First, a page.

• Prickly heat is the commonest skin rash and appears like a red sheet of skin with fine granular feel. This occurs due to blockage of the sweat duct and subsequent microbial action. Frequent cold baths and prickly heat powders help to relieve the itch.
  • Eye infections
    Stye and conjunctivitis are common eye disorders. The eye appears blood shot red and there is profuse discharge of sticky fluid. The secretions being infectious, other family members and close associates are often infected.
    Antiviral eye drops and antibiotics may be required as advised by the doctor.

    Secondary ailments like accidents and injuries

  • People may slip and fall during rains resulting in bruises and fractures. Diabetic patients may get bad skin infections in such injuries which could have grave consequences.
  • Flash floods that occurred in Chennai last year caused deaths due to drowning. Fatal injuries occur when manhole covers get lifted off from the roads.
  • Flooding in areas where electric junction boxes are located could lead to electrocution.
  • Slippery roads can cause two wheelers to skid and brake failure of larger vehicles causing injuries and deaths. The poor visibility during rains also increases the risk of motor accidents.
  • Plan your journey well and ensure that the place you are visiting is safe. Otherwise, reschedule your visit. Do not rush into an unfamiliar place unless it is an emergency.
    Athlete’s foot is a fungal infection common during rains

    Athlete’s foot is a fungal infection common during rains

    Surviving rain related health issues
    Being aware of all health problems that are likely to occur during monsoon will help one to prevent major calamities. Maintaining good health throughout the year will be the best way to avert any calamity during the rainy season.
    The following precautions will go a long way in preventing illness during this season:

    Be rain ready

  • Keep rain shoes, raincoats, umbrellas and windcheaters ready all the time. Keeping the head well protected with a cap during rain will prevent a host of viral infections like cough and cold.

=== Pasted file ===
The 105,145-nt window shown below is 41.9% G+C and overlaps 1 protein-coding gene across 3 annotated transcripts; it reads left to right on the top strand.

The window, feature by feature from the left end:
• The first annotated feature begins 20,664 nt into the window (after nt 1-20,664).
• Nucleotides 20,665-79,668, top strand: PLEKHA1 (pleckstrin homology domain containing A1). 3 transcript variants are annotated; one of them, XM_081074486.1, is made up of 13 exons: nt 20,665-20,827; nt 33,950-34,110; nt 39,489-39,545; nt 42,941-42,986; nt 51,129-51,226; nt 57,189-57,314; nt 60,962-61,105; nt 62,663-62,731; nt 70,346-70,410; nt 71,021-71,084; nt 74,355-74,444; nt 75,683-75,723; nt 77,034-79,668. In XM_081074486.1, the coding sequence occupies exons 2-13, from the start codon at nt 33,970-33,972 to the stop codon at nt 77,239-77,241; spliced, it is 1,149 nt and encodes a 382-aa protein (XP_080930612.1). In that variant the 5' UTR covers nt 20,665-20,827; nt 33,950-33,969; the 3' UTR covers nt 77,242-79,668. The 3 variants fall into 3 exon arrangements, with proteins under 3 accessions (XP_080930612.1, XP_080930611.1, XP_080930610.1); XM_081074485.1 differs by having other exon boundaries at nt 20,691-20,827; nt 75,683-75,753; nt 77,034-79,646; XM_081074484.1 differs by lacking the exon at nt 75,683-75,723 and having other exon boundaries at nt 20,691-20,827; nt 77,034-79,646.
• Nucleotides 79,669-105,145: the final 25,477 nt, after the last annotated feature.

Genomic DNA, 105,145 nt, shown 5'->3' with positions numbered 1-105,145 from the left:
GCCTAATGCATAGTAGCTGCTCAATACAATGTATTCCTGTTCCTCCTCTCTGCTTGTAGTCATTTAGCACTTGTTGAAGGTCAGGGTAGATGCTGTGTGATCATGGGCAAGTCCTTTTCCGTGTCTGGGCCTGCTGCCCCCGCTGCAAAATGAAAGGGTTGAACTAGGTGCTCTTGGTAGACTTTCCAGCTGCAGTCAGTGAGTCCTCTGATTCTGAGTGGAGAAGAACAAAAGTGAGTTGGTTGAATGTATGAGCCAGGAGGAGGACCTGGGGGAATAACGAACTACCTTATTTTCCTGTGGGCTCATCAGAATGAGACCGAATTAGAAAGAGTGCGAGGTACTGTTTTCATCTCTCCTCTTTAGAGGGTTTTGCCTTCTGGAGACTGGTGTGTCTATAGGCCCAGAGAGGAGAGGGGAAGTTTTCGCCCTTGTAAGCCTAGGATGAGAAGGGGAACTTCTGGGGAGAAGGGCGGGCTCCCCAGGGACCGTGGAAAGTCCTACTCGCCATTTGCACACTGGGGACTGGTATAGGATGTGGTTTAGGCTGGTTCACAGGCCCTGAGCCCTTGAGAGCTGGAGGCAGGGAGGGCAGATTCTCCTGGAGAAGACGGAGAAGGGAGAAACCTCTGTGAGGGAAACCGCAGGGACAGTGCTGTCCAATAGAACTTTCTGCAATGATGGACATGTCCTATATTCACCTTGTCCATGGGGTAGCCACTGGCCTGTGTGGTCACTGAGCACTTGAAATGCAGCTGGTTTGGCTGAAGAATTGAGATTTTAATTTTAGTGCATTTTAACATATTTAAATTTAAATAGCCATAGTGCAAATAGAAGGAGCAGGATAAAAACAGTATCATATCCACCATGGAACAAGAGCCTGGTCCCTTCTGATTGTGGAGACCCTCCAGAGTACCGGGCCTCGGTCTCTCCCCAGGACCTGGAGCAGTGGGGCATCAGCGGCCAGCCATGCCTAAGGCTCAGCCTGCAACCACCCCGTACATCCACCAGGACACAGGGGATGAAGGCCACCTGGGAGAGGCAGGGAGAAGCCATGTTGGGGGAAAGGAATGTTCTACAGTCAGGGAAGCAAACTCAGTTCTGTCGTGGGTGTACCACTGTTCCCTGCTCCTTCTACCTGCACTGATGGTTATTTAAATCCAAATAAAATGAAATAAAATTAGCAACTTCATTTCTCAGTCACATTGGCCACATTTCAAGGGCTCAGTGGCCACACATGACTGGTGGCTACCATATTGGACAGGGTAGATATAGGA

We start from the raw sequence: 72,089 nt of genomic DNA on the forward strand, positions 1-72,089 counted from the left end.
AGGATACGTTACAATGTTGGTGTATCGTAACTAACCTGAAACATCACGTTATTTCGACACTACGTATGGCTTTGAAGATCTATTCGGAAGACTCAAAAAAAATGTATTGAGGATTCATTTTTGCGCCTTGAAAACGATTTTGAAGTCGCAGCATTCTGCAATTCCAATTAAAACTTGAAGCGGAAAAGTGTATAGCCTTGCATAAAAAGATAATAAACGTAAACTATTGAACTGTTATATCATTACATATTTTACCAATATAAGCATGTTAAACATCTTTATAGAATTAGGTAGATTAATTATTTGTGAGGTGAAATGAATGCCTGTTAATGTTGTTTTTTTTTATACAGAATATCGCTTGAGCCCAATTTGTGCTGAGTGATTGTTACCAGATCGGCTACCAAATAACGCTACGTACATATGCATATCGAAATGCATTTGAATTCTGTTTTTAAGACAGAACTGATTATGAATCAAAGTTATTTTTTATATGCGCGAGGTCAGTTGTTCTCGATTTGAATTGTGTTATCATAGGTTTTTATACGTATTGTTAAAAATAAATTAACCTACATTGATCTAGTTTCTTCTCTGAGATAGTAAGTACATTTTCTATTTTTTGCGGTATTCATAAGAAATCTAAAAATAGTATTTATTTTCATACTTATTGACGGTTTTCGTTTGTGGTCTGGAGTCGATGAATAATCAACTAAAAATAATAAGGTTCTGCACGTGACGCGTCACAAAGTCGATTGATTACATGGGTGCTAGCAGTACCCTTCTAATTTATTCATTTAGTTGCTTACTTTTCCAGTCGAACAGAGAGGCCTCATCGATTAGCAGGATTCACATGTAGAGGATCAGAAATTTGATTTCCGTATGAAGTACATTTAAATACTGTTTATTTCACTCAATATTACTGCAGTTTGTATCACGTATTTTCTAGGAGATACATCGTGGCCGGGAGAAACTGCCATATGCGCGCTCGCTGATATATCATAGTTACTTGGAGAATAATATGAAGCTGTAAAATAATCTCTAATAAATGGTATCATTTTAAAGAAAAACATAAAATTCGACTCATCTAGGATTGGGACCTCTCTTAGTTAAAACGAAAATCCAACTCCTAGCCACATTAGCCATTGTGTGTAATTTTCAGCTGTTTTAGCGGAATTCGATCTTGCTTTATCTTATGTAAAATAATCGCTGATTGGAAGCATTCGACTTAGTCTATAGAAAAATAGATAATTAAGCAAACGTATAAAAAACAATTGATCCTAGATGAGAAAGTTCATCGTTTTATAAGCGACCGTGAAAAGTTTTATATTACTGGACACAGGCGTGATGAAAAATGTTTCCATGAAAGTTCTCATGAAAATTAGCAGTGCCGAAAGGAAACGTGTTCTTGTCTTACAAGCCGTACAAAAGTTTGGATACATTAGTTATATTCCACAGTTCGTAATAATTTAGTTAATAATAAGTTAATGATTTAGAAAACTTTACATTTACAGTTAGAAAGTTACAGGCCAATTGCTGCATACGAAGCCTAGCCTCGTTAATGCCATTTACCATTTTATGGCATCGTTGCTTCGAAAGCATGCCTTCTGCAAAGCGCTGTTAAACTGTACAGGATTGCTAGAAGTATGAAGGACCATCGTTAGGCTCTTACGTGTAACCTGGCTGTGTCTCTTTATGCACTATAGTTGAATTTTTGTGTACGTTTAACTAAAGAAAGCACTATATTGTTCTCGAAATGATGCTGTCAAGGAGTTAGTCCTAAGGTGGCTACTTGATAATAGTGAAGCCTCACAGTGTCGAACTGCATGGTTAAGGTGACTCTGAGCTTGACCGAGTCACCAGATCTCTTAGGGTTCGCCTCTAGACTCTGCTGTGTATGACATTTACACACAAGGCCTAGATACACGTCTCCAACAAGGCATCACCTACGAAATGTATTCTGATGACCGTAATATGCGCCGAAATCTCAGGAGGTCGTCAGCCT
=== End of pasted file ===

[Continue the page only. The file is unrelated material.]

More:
• Change into dry clothes as soon as one reaches home. This will prevent flu, cold and fungal infections of the skin.
  • Motorists should get their vehicles serviced, tyres and windscreen wipers checked to avoid breakdown of the vehicle during heavy rains.
  • Do not leave the place of work or school if there is flooding in the vicinity during heavy rains. It is safer to be indoors during such time.
  • Ensure cell phone batteries are charged to contact family in distress. Keep the phone bound in plastic cover to prevent soaking.
    Eat healthy
  • While leaving home eat well so that one does not remain hungry in case one is caught off guard in a heavy shower.
  • Drinking a hot cup of tea or coffee is a safe option on the street.
  • Avoid eating sandwiches and chutneys which have the risk of being contaminated.
  • General hygiene

  • Wash hands frequently, do not bite nails and keep good cleanliness all the time, as whatever you touch may be carrying germs due to the damp weather. Use a sanitiser if water is not available immediately.
  • Vegetables and fruits should be well cleaned with water before cutting. Store them carefully to avoid any contamination.
  • Water containers should be well covered all the time to prevent flies from contaminating it.
  • Avoid stagnation of water around the house to prevent breeding of malaria causing mosquitoes. Inform the local municipal authority if there is a puddle in the locality which is under their jurisdiction.
  • Medical treatment

  • Visit the family doctor immediately when fever persists beyond 24 hours.
  • Carry out all the tests and complete all the treatment advised by the doctor.
  • Do not hesitate to take a second opinion if the condition does not come under control within a reasonable span of time.
  • Monsoons are real fun if our health is in good shape. Make sure that the family remains in close communication and inform each other about the location if any unprecedented showers get you stuck somewhere. Take help of colleagues to use social media to inform family about one’s location if the phone network is not available handy. Most importantly, in whatever situation one is in, keep a cool head and stay where you are. Others will find you!


    Rajan

    Dr. T.D. Rajan

    Dr. T.D. Rajan is a senior skin and sexually transmitted diseases specialist, practising in Mumbai. He advises pharmaceutical companies on drug branding, promotion and marketing. He is a writer on social topics in the print and electronic media, as well as in pharmaceutical magazines. Dr. Rajan is also an hon. consultant to ONGC, Larsen & Toubro and Air India.